The human mind is a battleground of contending forces, where the two most powerful are reason and emotion: reason assesses life, and produces measures that are adaptive, to the best of its ability; emotion, by-and-large, operates on feelings.
Ordinarily, an uneasy truce prevails between the two generally incompatible powers.
Islam is an intensely emotional authoritarian system of belief.
Hence Islam induces powerful emotional imprinting in a large percentage of its adherents.
It is from this segment of the Muslim population that the fanatic jihadists arise and pose existential threats to the “other.”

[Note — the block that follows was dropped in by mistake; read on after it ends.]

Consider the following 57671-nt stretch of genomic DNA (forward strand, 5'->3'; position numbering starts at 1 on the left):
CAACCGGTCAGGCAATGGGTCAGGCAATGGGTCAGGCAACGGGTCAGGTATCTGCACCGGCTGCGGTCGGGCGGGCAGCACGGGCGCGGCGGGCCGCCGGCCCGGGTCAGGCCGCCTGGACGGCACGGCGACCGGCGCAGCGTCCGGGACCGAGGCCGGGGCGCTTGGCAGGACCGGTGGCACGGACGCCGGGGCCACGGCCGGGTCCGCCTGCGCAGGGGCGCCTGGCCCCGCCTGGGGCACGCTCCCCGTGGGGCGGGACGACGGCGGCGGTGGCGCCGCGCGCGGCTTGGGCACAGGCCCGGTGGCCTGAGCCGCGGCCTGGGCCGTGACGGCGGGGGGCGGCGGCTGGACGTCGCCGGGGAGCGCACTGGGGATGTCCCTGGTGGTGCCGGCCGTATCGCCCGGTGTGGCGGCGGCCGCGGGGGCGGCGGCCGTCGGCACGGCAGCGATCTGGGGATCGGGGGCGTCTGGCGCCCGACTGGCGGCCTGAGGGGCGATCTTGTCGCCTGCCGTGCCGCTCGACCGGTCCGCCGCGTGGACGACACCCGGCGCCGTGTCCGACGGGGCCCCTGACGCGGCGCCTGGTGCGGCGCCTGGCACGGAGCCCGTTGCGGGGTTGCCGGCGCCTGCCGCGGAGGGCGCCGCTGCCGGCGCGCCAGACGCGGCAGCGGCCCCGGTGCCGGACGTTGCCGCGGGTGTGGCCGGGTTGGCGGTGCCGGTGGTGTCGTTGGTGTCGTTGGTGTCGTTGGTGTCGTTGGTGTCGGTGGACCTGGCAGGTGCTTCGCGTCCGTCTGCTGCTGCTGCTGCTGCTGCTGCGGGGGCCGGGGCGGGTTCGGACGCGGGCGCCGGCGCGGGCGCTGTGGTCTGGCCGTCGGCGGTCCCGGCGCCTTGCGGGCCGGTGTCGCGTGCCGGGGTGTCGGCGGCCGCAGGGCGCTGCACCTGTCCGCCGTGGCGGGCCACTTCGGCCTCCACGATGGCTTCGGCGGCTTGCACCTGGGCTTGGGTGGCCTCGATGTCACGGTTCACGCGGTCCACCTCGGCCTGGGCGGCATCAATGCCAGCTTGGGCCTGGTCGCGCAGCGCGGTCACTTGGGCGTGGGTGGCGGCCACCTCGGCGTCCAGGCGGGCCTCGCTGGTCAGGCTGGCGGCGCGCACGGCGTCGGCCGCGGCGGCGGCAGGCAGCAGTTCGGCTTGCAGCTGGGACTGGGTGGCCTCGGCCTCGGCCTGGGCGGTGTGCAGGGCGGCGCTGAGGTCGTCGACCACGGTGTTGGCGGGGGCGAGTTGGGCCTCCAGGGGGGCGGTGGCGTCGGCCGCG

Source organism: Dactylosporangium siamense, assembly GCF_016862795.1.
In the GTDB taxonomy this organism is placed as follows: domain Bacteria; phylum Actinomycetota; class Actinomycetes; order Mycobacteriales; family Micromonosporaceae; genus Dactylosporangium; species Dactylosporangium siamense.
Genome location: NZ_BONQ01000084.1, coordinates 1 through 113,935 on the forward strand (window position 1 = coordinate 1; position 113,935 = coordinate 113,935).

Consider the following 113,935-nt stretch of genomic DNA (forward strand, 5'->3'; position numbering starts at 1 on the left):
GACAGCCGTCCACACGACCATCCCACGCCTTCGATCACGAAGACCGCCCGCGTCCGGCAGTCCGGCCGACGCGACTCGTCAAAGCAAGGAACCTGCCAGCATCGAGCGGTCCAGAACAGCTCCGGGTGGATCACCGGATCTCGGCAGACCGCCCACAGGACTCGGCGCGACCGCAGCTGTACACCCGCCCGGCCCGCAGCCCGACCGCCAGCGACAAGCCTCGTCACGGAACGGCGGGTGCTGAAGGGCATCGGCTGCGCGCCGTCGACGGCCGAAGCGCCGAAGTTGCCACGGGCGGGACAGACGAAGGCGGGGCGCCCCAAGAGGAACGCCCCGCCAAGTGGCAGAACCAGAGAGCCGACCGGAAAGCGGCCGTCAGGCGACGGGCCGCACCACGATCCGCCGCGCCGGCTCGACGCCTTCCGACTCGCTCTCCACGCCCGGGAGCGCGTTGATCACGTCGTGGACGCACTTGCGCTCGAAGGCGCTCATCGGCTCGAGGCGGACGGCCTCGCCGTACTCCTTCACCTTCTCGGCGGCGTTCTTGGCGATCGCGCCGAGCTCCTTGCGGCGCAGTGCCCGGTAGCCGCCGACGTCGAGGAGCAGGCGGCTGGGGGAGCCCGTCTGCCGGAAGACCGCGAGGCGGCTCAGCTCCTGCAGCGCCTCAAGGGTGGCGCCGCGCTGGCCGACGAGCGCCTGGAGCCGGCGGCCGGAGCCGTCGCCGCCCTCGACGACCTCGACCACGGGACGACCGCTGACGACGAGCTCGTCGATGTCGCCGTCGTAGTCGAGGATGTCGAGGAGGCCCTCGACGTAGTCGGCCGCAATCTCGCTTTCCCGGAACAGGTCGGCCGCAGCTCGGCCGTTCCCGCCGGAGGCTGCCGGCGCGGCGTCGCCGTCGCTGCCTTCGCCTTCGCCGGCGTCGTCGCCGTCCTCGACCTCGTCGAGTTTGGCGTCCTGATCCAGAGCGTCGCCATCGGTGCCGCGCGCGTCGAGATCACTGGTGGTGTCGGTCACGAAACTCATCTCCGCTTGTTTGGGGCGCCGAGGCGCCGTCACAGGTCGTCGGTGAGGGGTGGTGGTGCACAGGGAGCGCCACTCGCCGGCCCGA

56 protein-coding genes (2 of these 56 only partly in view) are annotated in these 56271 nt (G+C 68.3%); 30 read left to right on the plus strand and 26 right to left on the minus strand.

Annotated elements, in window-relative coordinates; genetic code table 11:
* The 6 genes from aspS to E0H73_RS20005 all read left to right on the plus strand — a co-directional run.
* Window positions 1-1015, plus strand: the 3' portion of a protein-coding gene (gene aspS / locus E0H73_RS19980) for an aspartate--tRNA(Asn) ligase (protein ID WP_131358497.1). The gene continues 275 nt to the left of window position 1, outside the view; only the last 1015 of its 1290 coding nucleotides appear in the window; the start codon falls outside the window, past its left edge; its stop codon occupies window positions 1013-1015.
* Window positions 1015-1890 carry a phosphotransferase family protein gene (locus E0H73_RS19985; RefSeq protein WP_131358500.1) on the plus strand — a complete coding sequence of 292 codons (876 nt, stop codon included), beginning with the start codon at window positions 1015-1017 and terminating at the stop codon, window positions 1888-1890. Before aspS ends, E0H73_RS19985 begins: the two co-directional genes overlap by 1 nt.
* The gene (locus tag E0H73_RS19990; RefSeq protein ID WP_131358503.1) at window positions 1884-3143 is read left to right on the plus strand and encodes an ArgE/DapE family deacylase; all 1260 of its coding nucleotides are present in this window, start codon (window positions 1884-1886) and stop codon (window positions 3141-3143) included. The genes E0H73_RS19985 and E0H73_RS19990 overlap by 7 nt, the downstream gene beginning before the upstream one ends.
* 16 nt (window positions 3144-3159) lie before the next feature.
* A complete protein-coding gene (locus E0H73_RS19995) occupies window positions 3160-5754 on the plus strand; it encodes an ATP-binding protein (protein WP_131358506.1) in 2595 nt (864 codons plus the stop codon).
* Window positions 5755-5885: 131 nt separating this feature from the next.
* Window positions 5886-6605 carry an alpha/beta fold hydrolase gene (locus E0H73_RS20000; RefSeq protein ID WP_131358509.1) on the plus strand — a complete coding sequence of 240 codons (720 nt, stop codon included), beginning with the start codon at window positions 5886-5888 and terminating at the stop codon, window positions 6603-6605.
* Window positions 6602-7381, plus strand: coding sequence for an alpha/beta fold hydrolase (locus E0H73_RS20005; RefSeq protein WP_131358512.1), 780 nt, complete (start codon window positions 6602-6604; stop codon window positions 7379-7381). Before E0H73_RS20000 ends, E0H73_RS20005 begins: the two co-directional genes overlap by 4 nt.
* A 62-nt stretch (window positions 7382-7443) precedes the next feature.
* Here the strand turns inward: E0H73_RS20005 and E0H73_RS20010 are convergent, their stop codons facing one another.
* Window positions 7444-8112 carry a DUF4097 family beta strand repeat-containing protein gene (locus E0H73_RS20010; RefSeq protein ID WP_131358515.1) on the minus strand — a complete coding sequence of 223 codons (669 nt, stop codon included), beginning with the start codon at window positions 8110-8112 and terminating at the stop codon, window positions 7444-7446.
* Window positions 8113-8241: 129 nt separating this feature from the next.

The jihadists are rigidly-imprinted foot-soldier Islamic automatons that have little choice but to carry out the fatwa and dictates of their high-ranking religious leaders, such as the Ayatollahs in the case of the Shi’a and Muftis for the Sunni.
The authoritarian type poses numerous problems and presents many ramifications — ramifications much too important and complex to be comprehensively treated here.
For now, it is important to understand that a person with the authoritarian personality is an extremist.
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